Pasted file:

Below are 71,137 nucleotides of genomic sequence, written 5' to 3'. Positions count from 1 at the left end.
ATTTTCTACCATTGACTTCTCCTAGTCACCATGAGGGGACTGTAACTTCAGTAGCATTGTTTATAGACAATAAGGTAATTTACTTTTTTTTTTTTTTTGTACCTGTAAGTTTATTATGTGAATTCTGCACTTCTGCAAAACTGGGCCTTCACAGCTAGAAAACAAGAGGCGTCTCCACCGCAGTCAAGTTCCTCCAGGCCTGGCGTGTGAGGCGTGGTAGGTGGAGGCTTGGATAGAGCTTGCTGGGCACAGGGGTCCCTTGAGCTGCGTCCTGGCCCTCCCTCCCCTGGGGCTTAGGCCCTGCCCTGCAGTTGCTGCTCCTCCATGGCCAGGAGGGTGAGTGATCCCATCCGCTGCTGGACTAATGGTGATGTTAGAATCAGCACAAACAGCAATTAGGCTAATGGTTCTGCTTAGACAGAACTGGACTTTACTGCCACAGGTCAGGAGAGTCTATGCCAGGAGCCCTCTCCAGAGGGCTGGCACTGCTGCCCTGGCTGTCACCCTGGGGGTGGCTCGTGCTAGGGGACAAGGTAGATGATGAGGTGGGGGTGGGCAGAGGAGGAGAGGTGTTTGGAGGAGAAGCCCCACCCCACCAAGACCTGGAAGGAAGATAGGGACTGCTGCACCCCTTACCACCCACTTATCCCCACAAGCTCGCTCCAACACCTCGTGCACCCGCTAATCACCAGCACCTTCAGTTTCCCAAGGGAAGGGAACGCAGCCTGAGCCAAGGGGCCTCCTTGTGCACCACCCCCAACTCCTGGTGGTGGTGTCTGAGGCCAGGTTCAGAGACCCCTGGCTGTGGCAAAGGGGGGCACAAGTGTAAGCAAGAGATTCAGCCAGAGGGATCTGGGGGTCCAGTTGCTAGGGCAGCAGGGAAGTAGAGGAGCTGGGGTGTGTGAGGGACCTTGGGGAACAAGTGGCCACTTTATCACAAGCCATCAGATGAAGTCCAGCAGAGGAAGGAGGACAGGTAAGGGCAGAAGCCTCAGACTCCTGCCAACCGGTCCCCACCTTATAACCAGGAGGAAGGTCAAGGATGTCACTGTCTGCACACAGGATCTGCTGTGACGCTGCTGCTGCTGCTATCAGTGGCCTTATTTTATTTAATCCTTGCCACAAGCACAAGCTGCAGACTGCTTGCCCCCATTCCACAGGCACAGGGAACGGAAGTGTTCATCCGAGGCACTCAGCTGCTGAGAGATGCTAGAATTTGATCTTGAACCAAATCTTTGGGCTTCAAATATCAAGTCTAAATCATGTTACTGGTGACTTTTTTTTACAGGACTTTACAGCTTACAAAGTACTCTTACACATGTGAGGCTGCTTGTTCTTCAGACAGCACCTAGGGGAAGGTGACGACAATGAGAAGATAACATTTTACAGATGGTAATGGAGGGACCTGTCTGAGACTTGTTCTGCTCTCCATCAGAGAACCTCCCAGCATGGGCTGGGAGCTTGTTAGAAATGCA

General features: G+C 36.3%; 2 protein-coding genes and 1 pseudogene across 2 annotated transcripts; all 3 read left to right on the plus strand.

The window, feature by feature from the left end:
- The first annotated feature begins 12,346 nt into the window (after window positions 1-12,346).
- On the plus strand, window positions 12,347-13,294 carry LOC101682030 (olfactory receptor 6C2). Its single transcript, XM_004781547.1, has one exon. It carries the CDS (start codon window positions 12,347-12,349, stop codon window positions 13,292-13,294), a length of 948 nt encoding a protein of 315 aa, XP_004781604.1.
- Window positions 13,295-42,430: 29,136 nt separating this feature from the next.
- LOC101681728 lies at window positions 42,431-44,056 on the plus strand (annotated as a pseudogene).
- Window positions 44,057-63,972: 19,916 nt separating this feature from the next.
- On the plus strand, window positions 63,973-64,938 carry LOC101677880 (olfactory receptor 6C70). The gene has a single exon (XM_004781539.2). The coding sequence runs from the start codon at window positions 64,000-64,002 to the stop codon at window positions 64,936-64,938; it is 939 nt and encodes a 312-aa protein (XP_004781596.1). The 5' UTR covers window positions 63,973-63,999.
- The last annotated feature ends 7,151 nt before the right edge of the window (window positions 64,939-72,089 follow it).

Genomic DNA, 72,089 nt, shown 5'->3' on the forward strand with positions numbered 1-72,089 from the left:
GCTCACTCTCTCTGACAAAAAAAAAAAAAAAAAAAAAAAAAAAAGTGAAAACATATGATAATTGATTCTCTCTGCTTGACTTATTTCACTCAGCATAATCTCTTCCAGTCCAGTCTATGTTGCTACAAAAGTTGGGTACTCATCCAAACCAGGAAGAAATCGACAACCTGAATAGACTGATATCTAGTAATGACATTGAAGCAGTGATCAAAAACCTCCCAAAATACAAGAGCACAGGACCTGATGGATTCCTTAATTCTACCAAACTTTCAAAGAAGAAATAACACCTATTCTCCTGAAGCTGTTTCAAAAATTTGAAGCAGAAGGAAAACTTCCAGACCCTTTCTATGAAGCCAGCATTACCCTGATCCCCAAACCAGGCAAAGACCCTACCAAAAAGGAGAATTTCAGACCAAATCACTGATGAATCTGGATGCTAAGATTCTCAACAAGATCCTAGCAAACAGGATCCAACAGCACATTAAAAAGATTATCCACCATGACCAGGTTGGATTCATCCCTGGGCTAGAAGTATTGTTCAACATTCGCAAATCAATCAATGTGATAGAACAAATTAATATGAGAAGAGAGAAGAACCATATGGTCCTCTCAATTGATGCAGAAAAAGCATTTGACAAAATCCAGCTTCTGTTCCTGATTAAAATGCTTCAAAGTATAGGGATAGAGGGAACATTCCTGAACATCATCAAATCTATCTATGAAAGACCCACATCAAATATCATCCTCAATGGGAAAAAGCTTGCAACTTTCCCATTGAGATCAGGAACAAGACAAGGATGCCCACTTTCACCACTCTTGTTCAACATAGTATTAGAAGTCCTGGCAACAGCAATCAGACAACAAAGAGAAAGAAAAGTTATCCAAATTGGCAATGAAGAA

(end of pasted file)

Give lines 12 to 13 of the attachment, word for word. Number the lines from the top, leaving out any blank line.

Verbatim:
Genomic DNA, 72,089 nt, shown 5'->3' on the forward strand with positions numbered 1-72,089 from the left:
GCTCACTCTCTCTGACAAAAAAAAAAAAAAAAAAAAAAAAAAAAGTGAAAACATATGATAATTGATTCTCTCTGCTTGACTTATTTCACTCAGCATAATCTCTTCCAGTCCAGTCTATGTTGCTACAAAAGTTGGGTACTCATCCAAACCAGGAAGAAATCGACAACCTGAATAGACTGATATCTAGTAATGACATTGAAGCAGTGATCAAAAACCTCCCAAAATACAAGAGCACAGGACCTGATGGATTCCTTAATTCTACCAAACTTTCAAAGAAGAAATAACACCTATTCTCCTGAAGCTGTTTCAAAAATTTGAAGCAGAAGGAAAACTTCCAGACCCTTTCTATGAAGCCAGCATTACCCTGATCCCCAAACCAGGCAAAGACCCTACCAAAAAGGAGAATTTCAGACCAAATCACTGATGAATCTGGATGCTAAGATTCTCAACAAGATCCTAGCAAACAGGATCCAACAGCACATTAAAAAGATTATCCACCATGACCAGGTTGGATTCATCCCTGGGCTAGAAGTATTGTTCAACATTCGCAAATCAATCAATGTGATAGAACAAATTAATATGAGAAGAGAGAAGAACCATATGGTCCTCTCAATTGATGCAGAAAAAGCATTTGACAAAATCCAGCTTCTGTTCCTGATTAAAATGCTTCAAAGTATAGGGATAGAGGGAACATTCCTGAACATCATCAAATCTATCTATGAAAGACCCACATCAAATATCATCCTCAATGGGAAAAAGCTTGCAACTTTCCCATTGAGATCAGGAACAAGACAAGGATGCCCACTTTCACCACTCTTGTTCAACATAGTATTAGAAGTCCTGGCAACAGCAATCAGACAACAAAGAGAAAGAAAAGTTATCCAAATTGGCAATGAAGAA